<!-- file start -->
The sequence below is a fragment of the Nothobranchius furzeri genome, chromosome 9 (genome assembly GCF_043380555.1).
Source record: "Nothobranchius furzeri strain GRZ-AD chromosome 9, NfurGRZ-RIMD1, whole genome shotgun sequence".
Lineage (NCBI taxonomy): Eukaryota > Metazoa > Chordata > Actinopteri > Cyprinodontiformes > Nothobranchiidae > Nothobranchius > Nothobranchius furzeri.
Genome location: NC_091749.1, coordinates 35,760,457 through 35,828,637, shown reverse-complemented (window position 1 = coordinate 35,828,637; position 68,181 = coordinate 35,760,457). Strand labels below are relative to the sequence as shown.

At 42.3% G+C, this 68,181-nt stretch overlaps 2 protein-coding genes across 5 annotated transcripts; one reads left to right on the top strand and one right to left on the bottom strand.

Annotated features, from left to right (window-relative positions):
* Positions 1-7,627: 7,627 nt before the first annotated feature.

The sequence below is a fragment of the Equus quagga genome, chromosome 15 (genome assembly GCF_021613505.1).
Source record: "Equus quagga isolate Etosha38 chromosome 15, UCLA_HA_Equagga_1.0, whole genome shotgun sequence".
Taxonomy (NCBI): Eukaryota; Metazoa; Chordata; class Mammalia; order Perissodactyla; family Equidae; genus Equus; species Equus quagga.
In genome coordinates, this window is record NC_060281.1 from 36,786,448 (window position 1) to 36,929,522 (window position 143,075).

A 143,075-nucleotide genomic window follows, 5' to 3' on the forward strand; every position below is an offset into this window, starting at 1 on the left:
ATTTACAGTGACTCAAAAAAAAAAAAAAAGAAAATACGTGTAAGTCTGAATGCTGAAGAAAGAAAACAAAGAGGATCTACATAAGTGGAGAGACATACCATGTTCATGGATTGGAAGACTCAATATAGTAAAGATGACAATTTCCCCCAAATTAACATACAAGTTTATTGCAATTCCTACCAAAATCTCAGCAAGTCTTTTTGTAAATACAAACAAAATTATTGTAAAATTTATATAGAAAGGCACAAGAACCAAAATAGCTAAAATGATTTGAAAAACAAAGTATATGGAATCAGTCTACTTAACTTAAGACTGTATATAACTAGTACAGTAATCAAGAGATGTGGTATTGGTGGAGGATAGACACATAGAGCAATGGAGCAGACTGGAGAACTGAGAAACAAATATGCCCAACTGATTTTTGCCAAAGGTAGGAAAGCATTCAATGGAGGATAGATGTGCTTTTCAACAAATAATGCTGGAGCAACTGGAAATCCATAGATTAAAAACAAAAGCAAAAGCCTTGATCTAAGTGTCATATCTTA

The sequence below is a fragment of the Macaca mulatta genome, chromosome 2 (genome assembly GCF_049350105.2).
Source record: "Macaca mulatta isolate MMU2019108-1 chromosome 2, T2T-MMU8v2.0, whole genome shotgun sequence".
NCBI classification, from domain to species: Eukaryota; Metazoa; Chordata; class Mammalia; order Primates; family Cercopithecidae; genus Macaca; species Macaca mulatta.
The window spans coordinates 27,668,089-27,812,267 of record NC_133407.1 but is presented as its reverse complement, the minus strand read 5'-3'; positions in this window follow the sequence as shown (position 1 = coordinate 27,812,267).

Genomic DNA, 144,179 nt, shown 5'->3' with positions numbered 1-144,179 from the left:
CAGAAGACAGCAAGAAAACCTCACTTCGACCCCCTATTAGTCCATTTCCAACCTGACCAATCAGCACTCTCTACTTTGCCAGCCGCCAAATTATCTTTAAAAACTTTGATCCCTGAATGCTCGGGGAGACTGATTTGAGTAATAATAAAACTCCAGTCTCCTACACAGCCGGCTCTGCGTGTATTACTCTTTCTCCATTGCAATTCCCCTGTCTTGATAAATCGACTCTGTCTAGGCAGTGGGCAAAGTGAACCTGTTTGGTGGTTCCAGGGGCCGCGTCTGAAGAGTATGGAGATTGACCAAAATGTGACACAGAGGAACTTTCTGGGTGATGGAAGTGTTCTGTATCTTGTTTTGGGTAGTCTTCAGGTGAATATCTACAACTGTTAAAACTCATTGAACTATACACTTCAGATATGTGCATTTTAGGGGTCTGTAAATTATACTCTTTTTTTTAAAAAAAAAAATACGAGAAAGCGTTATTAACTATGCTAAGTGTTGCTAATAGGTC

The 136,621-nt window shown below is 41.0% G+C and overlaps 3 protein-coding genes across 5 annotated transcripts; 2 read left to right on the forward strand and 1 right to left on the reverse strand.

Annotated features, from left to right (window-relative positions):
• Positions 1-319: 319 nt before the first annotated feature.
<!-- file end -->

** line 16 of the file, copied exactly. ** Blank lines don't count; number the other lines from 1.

NCBI classification, from domain to species: Eukaryota; Metazoa; Chordata; class Mammalia; order Primates; family Cercopithecidae; genus Macaca; species Macaca mulatta.